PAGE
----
Problem-solving------------------
Concentration------
Sighting technique when swimming---
Sighting technique when swimming------
Foot-strike---------
Motivation---------------------------
Coping---------
Arm carriage when running---
Taking control of races---
Exiting the water after swim------
Flexibility------------------------------

The third process involves you indicating where you would like to be. For example, you state where you would like to be in a month, three months, the end of the season, or within 12 months. It is up to you, but it is important that you set a specific time frame. See figure 2 for an example. In figure 2, the athlete’s scores currently are in blue, whereas the targets for 12 months are in red.

FIGURE 2: WHERE YOU ASPIRE TO BE WITHIN 12 MONTHS

QualityRatings
12345678910
Stamina---------------------------
Problem-solving---------------------
Concentration---------------------------
Sighting technique when swimming---------------------------
Sighting technique when swimming------------------
Foot-strike---------------------
Motivation------------------------------
Coping------------------------
Arm carriage when running---------------------
Taking control of races---------
Exiting the water after swim---------------------
Flexibility------------------------------

Stage 4: Creating action points

In Stage 4, you should create action points. These are the strategies you will engage in to help you achieve the improvements in the qualities you identified. For example, an athlete might need to speak to a coach to make technical improvements, spend more time training, or even see a sport psychologist.

It is important that you create some action points, in order to reap the maximum benefits. You may choose to prioritise specific qualities that you would like to improve because it may be unfeasible to work on all of those at once. As such, it might be best to select a maximum of four action points.

Stage 5: Identifying barriers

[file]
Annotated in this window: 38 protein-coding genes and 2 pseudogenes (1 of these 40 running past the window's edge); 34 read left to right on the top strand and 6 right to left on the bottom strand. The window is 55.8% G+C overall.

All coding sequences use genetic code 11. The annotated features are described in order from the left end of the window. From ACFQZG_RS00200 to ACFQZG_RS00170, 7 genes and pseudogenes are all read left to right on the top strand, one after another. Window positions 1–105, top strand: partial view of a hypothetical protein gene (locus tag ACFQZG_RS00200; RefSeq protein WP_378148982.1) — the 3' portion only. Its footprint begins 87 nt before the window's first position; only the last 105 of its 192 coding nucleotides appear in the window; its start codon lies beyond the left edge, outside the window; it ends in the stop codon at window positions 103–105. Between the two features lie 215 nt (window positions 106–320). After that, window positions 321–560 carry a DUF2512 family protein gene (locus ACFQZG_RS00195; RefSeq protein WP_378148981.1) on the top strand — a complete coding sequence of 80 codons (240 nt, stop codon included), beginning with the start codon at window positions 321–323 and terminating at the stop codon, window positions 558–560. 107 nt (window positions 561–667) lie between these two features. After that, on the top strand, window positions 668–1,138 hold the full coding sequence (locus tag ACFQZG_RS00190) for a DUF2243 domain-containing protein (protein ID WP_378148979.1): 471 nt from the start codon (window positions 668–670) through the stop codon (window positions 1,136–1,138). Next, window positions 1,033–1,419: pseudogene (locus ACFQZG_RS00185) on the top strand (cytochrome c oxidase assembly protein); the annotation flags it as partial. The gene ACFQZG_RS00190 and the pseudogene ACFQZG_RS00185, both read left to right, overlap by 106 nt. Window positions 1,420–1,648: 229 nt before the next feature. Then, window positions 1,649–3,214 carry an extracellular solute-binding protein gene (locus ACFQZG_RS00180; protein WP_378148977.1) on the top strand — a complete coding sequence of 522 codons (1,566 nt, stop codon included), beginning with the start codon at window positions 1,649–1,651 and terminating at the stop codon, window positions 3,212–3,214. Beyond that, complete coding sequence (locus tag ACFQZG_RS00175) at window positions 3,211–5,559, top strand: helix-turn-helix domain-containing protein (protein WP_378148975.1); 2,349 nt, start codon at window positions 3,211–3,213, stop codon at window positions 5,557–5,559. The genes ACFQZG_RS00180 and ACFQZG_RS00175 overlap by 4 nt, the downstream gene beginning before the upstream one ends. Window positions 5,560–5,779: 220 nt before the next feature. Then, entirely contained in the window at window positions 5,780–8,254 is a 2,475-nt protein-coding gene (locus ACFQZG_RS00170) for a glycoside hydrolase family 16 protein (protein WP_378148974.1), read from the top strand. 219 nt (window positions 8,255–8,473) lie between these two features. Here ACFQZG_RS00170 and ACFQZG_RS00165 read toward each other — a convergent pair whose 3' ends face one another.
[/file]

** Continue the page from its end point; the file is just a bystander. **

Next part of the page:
Stage 5 is about identifying any barriers to your proposed action points and then working out how these barriers can be overcome. Examples of barriers that you might encounter include work commitments preventing you from dedicating sufficient time to training, getting access to quality coaches that will help improve your technique and the costs of paying for any coaches you use.


CASE STUDY: James Beckinsale – performance profiling with an elite coach

James Beckinsale is a former Great British international triathlete, who coaches international athletes and has almost 20 years coaching experience2. James is an advocate of performance profiling, and uses it in his coaching practice. Indeed, he thinks it is useful to monitor progress, something that is supported by research3.

However Beckinsale also believes that when it comes to retesting and thus completing another performance profile, there is a fine line to tread. This is because you might be disappointed if you feel you haven’t made gains in terms of individual qualities, or those improvements in individual qualities do not yield significant improvements in race times. You might therefore be tempted to retest after only a few weeks. However, the research suggests that you could complete a performance profile every three months – not sooner. If you are not making as many improvements as you would like, you need to work out the reasons why.


See also:

References

  1. The performance profile: Developing elite performance, London: British Olympic Association Publishers, 1989
  2. https://www.jamesbeckinsale.co.uk/performance-profiling/
  3. International Journal of Sport and Exercise Psychology, 9, 173–188, 2011